Sec. 106 (2) grants the copyright owner the exclusive right "to prepare derivative works based upon the copyrighted work."
Rule of Thumb: You must ask for copyright permission from the copyright owner to make a derivative work.
A license must be obtained from the copyright owner of a musical composition to "synchronize" a recording of the composition to the film, video, images, etc.
The key words here are public television, short excerpts, & documentary. Under Sec. 107, Fair Use - the station can broadcast a tape of a documentary film about a musical group using short excerpts from some of their songs. (Up to 10% or 3 minutes of a program or copyrighted motion media work may be copied, otherwise written copyright permission must be obtained or purchase of the work made.) Any more than this and permission would need to be obtained.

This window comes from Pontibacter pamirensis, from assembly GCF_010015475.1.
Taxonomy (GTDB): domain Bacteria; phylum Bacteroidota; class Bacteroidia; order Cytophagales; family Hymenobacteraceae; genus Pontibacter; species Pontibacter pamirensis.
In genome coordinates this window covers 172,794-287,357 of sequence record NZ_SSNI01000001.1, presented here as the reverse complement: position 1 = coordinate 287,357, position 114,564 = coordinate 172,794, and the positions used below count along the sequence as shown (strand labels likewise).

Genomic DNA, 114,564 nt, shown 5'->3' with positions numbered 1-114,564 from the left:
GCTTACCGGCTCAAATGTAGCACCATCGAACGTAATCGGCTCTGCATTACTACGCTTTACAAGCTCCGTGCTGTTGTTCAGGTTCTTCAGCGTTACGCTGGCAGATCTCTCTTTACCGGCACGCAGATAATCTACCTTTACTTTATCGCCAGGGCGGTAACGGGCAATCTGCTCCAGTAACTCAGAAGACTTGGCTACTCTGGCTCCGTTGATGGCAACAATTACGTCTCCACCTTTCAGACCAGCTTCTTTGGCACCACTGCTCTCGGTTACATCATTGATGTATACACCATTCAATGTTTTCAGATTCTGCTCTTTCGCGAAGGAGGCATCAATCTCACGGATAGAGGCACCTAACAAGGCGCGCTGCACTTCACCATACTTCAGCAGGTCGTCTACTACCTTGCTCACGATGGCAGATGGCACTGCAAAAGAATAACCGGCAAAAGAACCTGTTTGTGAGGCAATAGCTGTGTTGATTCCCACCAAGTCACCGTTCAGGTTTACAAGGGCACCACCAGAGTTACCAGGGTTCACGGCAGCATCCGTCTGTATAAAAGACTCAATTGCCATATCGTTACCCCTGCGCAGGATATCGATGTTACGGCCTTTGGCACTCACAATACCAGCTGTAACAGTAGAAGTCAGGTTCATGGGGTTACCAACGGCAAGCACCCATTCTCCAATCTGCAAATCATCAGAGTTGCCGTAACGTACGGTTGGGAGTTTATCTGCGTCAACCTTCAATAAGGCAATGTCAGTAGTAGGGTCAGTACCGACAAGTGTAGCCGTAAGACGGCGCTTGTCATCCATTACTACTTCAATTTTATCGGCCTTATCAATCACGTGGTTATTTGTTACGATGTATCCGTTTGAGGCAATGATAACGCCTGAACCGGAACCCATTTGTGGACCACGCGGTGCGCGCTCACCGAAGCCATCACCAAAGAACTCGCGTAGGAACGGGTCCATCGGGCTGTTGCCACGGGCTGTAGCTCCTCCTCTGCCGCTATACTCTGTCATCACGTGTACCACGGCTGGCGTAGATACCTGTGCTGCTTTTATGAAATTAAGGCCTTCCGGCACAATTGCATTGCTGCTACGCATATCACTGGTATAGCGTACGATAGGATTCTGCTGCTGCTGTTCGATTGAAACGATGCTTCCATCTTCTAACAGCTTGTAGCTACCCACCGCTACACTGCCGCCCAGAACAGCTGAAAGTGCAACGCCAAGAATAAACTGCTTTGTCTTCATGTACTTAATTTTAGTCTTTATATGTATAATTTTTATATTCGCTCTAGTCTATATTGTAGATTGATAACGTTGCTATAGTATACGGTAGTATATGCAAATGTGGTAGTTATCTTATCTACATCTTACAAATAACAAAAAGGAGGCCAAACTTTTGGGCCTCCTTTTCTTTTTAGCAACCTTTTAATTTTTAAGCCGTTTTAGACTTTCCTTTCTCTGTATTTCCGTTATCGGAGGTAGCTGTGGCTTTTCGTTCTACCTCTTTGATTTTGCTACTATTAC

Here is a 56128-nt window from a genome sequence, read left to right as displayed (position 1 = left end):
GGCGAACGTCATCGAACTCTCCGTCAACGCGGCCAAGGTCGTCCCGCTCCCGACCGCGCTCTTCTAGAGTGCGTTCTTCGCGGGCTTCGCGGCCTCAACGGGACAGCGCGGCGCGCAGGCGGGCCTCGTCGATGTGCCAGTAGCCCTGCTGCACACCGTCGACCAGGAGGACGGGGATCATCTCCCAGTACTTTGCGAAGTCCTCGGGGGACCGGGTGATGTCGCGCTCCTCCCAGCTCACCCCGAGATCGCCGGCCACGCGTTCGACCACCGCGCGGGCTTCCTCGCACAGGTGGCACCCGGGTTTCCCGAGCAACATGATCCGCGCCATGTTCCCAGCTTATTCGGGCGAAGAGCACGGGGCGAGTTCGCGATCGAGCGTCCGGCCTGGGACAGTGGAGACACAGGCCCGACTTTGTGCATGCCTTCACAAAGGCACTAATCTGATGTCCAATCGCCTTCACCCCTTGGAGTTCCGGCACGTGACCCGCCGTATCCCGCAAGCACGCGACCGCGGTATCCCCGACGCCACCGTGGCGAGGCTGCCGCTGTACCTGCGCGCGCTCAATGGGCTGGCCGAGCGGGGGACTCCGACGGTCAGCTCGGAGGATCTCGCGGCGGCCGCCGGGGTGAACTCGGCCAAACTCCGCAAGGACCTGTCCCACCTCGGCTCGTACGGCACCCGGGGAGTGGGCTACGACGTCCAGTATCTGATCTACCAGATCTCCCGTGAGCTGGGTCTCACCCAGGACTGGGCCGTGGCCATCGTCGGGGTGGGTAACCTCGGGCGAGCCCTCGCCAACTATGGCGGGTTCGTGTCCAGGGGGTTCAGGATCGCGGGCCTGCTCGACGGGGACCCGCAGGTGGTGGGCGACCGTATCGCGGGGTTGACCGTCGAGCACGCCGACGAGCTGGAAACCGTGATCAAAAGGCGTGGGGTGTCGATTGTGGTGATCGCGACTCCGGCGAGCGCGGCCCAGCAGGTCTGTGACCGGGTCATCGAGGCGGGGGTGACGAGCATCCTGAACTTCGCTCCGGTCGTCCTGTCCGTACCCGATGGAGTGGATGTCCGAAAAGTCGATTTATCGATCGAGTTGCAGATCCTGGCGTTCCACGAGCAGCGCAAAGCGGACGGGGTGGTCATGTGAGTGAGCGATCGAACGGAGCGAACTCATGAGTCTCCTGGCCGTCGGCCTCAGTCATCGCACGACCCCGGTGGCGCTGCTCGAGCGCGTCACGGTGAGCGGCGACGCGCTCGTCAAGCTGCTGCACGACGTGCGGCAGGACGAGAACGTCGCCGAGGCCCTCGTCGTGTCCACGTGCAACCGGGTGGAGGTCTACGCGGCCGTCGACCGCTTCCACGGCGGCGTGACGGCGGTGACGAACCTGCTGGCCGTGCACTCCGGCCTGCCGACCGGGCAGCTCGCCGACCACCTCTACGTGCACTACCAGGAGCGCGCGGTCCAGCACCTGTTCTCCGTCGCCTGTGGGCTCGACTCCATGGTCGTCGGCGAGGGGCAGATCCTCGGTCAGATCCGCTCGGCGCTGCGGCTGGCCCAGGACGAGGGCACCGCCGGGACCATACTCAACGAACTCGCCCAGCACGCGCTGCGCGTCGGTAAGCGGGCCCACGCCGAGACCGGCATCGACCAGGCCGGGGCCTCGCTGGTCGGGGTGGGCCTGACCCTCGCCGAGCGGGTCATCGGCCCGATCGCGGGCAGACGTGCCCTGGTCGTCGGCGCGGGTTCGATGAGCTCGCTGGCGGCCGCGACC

Fair Use allows for:
Digital copying of scores & sound recordings for preservation ONLY may be allowed. The sound collection may be digitized and made available to students only within the library's viewing area-study carrels, etc. The library may not distribute these recordings over the Internet to the world at large. They must be made available for student use only.
It depends on the motivation for making the copy and the extent of the copying.
Rule of Thumb: Copying for the purposes of performance is prohibited. Emergency copying for an imminent performance is allowed, so long as the copy is replaced by a purchased copy in due course.
While the original composition was made over 100 years ago, the arrangement used by John Tesh is new and protected by copyright. The instructor should obtain permission to play the song in class.